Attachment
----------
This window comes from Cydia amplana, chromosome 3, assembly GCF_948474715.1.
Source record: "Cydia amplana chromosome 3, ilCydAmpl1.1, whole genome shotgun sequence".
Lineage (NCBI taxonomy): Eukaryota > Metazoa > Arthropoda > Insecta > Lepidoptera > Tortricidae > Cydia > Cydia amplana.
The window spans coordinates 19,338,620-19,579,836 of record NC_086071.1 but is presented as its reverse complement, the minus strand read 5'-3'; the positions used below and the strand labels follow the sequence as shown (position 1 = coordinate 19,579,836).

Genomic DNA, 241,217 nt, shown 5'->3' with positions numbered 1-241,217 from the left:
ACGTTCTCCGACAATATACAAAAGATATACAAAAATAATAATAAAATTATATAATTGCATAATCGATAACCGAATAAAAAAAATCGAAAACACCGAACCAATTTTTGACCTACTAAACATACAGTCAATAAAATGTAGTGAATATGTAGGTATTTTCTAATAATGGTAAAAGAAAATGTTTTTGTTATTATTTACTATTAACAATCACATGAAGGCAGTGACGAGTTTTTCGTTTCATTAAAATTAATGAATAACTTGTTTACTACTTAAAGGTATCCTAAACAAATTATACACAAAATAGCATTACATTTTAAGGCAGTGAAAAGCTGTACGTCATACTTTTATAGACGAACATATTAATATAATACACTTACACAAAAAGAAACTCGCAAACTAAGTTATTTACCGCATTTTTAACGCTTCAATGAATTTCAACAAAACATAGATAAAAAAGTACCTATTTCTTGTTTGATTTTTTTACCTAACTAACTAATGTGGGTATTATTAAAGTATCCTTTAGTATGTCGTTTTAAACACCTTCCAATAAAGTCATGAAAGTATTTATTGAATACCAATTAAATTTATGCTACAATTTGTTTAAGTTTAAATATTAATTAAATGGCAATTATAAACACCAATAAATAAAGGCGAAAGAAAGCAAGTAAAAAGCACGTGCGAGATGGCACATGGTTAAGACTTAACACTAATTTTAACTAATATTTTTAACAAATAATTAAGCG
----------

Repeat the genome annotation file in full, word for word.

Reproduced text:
This window comes from Cydia amplana, chromosome 3, assembly GCF_948474715.1.
Source record: "Cydia amplana chromosome 3, ilCydAmpl1.1, whole genome shotgun sequence".
Lineage (NCBI taxonomy): Eukaryota > Metazoa > Arthropoda > Insecta > Lepidoptera > Tortricidae > Cydia > Cydia amplana.
The window spans coordinates 19,338,620-19,579,836 of record NC_086071.1 but is presented as its reverse complement, the minus strand read 5'-3'; the positions used below and the strand labels follow the sequence as shown (position 1 = coordinate 19,579,836).

Genomic DNA, 241,217 nt, shown 5'->3' with positions numbered 1-241,217 from the left:
ACGTTCTCCGACAATATACAAAAGATATACAAAAATAATAATAAAATTATATAATTGCATAATCGATAACCGAATAAAAAAAATCGAAAACACCGAACCAATTTTTGACCTACTAAACATACAGTCAATAAAATGTAGTGAATATGTAGGTATTTTCTAATAATGGTAAAAGAAAATGTTTTTGTTATTATTTACTATTAACAATCACATGAAGGCAGTGACGAGTTTTTCGTTTCATTAAAATTAATGAATAACTTGTTTACTACTTAAAGGTATCCTAAACAAATTATACACAAAATAGCATTACATTTTAAGGCAGTGAAAAGCTGTACGTCATACTTTTATAGACGAACATATTAATATAATACACTTACACAAAAAGAAACTCGCAAACTAAGTTATTTACCGCATTTTTAACGCTTCAATGAATTTCAACAAAACATAGATAAAAAAGTACCTATTTCTTGTTTGATTTTTTTACCTAACTAACTAATGTGGGTATTATTAAAGTATCCTTTAGTATGTCGTTTTAAACACCTTCCAATAAAGTCATGAAAGTATTTATTGAATACCAATTAAATTTATGCTACAATTTGTTTAAGTTTAAATATTAATTAAATGGCAATTATAAACACCAATAAATAAAGGCGAAAGAAAGCAAGTAAAAAGCACGTGCGAGATGGCACATGGTTAAGACTTAACACTAATTTTAACTAATATTTTTAACAAATAATTAAGCG